NEWS MEDIA UPDATE · UTAH · Freedom of Information · May 10, 2005
FBI must search more, drop privacy claims in bombing case
May 10, 2005 · The FBI’s fruitless computer search for Freedom of Information Act-requested documents that could allegedly link a white supremacist group with the Oklahoma City bombings fell short of its statutory obligations, a federal trial court in Utah ruled Thursday. The court, which ordered the agency to search its paper files, also ordered full release of other documents improperly redacted for privacy reasons.
Four months after the death of Utah lawyer Jesse C. Trentadue’s brother’s — deemed a suicide by government officials — Trentadue says an anonymous phone caller told him that his brother had been killed by the FBI during an interrogation. The caller said the agency mistook him for a member of the “Mid-West Robbery Gang,”a white supremacist organization that had been the subject of a pre-bombing agency investigation.
“I’m trying to prove the fact that my brother was murdered by the FBI because they believed he was . . . an accomplice of Timothy McVeigh,” Trentadue told National Public Radio. Trentadue has already won more than a million dollars in federal court in a wrongful death lawsuit.
During his investigation into his brother’s death, Trentadue began to suspect that the FBI had advance knowledge of the 1995 bombing of the Alfred P. Murrah Federal Building in Oklahoma City after he learned that McVeigh had visited an agency-monitored white supremacist compound prior to the attack. A heavily-redacted 1996 memorandum written by then-FBI Director Louis Freeh suggested the possible presence of an informant who was reporting information about McVeigh to the FBI well before the bombing.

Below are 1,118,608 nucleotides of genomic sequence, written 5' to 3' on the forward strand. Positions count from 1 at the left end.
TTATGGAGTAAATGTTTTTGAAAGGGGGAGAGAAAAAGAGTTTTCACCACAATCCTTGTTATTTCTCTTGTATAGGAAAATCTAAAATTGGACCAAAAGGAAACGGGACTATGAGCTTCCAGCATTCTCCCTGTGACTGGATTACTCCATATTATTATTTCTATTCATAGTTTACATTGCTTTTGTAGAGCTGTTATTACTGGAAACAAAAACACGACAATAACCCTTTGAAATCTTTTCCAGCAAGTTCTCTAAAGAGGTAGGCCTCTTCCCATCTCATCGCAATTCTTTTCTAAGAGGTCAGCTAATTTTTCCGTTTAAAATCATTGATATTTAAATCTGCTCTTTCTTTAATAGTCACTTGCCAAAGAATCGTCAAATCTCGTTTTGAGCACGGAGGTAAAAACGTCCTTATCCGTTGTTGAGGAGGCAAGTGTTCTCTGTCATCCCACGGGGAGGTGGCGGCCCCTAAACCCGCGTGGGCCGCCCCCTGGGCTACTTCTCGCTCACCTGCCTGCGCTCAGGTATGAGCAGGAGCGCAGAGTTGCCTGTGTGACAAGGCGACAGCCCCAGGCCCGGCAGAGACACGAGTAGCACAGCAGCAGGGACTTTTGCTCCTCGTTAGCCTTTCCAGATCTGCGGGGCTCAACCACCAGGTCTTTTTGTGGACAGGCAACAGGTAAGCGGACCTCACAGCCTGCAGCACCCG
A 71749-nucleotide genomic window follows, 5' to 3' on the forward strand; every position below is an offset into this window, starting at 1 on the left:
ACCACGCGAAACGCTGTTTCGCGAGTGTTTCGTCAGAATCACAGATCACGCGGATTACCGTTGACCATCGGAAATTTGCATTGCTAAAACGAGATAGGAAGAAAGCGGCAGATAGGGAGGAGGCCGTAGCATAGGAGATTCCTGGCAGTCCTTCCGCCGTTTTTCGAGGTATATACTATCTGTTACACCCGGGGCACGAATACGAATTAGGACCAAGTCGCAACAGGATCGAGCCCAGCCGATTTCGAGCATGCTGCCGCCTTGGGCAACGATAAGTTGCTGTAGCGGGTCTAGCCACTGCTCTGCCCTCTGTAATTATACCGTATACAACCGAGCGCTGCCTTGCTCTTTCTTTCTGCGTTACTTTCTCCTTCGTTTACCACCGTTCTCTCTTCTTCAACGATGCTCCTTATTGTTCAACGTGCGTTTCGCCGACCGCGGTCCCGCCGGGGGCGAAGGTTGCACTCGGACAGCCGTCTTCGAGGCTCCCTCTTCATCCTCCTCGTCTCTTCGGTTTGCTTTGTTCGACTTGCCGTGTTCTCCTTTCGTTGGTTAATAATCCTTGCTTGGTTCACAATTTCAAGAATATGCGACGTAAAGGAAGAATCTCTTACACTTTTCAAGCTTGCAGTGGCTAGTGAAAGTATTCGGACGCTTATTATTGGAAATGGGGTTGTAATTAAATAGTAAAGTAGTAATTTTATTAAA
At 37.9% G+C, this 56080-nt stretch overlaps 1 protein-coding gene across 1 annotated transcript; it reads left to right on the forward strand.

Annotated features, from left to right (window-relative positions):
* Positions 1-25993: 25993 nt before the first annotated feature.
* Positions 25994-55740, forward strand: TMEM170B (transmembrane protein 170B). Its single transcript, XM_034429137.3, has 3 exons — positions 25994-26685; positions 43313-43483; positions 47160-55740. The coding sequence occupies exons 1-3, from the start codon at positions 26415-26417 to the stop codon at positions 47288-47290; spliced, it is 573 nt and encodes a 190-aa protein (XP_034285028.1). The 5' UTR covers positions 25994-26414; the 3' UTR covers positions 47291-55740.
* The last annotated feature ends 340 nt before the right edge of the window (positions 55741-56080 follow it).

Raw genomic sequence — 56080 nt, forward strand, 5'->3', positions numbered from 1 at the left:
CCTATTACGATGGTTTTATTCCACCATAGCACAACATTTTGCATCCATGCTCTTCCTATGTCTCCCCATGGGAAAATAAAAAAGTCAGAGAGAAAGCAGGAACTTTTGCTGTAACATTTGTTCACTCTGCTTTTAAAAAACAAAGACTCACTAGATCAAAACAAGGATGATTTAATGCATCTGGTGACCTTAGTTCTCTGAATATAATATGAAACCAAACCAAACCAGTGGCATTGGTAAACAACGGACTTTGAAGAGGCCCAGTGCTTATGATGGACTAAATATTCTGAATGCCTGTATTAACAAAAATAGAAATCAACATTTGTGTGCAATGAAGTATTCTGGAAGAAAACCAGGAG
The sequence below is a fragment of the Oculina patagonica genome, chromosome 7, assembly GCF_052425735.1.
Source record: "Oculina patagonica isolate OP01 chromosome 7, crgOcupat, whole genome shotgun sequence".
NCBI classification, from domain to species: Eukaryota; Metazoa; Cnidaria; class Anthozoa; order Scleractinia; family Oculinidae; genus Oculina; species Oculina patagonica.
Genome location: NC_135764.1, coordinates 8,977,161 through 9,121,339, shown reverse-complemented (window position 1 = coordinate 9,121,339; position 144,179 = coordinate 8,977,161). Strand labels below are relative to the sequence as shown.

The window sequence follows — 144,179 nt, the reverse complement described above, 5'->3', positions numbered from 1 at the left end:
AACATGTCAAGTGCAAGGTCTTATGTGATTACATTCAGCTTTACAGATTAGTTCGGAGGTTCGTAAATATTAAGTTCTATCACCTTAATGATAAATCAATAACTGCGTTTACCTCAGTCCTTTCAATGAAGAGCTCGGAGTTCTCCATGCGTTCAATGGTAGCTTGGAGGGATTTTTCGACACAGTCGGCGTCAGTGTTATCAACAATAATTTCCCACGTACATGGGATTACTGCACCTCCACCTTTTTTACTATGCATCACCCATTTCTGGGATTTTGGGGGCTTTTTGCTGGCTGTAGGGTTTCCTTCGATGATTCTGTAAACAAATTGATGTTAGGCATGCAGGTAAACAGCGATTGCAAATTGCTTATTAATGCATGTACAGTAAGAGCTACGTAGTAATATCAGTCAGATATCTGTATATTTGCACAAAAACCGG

Trentadue made FOI Act requests to the FBI for an unredacted copy of the Freeh memorandum, other documents linking the white supremacist group to McVeigh and the Oklahoma City bombing, and a report detailing an interview he had had with the FBI in December 1995 concerning his brother’s death.
The FBI said that it searched computer records and that the documents sought did not exist. It also refused to yield on the Freeh memorandum privacy redactions.
Trentadue sued, arguing that the FBI’s search was inadequate because at least one of the “nonexistent” documents — a report detailing his own interview with the agency — had to exist.
U.S. District Judge Dale Kimball agreed that “it is simply not credible that an FBI agent and federal prosecutors would travel from Washington, D.C., to Salt Lake City to speak with plaintiff and not document the interview” such that the requested record is nonexistent. Given Trentadue’s “specific evidence that at least some of the requested documents do exist,” the court said, the FBI must review its actual files for any requested documents its computer search failed to find.
Kimball also overruled the FBI’s privacy-based redactions of the names of government officials and informants on the Freeh memorandum and other documents. “To the extent that the court is required to apply a balancing test” to gauge the legality of those privacy-based name redactions, the public’s interest in knowing the information outweighs the interest of the individuals in keeping such information confidential,” the court ruled.
The FBI must complete its court-ordered search and turn over unredacted documents to Trentadue by June 15, the judge said.
(Trentadue v. Federal Bureau of Investigation; Requester Counsel: Jesse C. Trentadue; Salt Lake City) — RL